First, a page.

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A film about the making of a film set in 1910. Some big names star in this slapstick comedy that pays some homage to the silent and indeed dangerous visual comedy of Harold Lloyd. Although it cannot replicate the charm and vivacity of the earlier, original works that have inspired it, it is nevertheless an interesting period piece on the 'behind-the-scenes' of movie making in that era. In the end, the characters go to Hollywood to see the groundbreaking film BIRTH OF A NATION. (official distributor synopsis)


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English A pleasant, funny, but for my taste also somewhat long tribute to the pioneers of film. Even Keaton, Chaplin, Lloyd and co. would not be ashamed of the number of scenes that appear to be cut out from slapstick, and the script contains much similarly imaginative verbal humor. Perfect actors (Ryan O'Neal and his daughter Tatum, Burt Reynolds, who I once again liked) and skillful direction... Perhaps only the music could have been more expressive. It was good. ()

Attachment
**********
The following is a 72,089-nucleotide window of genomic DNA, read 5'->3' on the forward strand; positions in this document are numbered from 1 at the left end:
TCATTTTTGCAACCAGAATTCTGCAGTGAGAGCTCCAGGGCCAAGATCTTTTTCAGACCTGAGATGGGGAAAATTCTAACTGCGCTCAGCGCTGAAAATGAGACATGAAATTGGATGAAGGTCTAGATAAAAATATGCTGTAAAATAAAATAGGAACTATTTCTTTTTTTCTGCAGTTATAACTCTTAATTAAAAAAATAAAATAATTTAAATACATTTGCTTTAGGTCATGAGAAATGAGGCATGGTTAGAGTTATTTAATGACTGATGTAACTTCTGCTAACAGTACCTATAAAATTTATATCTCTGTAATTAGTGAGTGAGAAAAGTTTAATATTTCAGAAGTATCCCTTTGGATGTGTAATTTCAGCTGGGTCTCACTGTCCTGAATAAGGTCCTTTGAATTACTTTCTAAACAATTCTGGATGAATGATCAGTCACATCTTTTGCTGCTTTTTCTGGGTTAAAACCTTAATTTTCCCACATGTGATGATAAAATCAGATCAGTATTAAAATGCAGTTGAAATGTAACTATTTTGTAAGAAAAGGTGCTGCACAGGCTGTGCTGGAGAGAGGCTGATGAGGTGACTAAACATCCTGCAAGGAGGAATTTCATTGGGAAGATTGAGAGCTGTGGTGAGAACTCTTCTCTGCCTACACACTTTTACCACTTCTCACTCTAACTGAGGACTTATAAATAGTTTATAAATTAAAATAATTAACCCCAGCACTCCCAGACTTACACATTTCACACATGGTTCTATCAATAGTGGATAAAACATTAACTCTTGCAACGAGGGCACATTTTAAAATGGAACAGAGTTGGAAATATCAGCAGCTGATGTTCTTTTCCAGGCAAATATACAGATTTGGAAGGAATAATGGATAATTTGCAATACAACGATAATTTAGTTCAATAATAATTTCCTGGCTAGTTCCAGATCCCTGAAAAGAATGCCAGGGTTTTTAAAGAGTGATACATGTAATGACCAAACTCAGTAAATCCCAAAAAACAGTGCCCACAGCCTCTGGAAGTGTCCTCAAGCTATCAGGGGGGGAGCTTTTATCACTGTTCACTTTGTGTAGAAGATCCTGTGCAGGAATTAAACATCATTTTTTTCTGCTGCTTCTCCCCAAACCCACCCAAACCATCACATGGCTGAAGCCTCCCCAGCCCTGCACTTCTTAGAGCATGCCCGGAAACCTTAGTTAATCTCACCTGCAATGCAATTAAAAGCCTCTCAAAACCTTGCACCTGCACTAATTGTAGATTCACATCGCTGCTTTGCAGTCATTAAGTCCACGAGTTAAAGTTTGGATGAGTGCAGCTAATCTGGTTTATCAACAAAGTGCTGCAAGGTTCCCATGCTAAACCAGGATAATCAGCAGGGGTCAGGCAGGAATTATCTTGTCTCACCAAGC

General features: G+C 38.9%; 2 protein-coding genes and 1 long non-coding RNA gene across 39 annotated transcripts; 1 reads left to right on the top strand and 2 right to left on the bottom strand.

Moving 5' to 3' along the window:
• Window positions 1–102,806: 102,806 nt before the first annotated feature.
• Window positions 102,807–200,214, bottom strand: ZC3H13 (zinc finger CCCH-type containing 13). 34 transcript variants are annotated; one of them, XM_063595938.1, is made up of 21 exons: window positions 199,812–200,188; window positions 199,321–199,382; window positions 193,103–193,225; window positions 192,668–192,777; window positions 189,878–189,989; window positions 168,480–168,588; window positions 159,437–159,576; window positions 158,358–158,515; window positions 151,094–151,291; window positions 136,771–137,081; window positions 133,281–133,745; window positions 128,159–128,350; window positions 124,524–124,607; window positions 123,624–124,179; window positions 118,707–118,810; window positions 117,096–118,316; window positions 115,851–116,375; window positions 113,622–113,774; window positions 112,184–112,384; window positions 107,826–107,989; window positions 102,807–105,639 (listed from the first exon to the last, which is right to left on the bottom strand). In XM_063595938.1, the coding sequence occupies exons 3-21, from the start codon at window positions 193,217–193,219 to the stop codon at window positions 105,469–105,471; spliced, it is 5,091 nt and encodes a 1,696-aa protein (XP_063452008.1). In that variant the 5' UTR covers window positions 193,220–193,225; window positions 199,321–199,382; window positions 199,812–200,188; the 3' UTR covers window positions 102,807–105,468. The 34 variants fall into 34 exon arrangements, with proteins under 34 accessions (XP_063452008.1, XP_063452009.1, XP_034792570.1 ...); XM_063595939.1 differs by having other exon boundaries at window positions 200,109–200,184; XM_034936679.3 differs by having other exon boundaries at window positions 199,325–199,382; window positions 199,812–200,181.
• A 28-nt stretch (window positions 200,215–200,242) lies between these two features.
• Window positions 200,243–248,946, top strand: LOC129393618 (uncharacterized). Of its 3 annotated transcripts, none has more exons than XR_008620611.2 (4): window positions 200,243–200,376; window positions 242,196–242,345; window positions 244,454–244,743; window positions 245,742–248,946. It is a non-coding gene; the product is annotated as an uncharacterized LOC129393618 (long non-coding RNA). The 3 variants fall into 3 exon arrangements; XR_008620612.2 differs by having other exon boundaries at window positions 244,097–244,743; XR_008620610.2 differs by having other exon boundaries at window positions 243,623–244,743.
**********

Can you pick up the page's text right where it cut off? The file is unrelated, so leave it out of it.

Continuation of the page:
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English “We're independent!” This ode to filmmaking renegades (starting with Griffith) is lightened up with affectionate mockery of the auteur theory. The director earns his position without much effort, chance hands him masterful shots and all of his efforts to keep the impetuous crew under control go to waste. He is definitely not an absolute ruler who has the final form of the work being created in his hands. The corners of one’s mouth rise at the mere sight of him, because with his round glasses and straw hat, he is strikingly reminiscent of an enterprising young man named Harold Lloyd. Like the earlier What’s Up, Doc?, the situations in which he finds himself also reveal Bogdanovich’s weakness for slapstick. Falls, kicks and punches are borrowed from Chaplin, Frigo and the Three Stooges without being simple rip-offs. Besides the plot, the formalistic techniques (intertitles, iris fades) and the all-encompassing feeling of haste, with which the early days of cinema can be simplistically characterised, are borrowed from silent movies, particularly from slapstick. Unlike other, more intellectual homages to moving pictures, you don’t have to love film in order to enjoy the straightforward Nickelodeon. It is entirely enough to love it for itself. 80% ()


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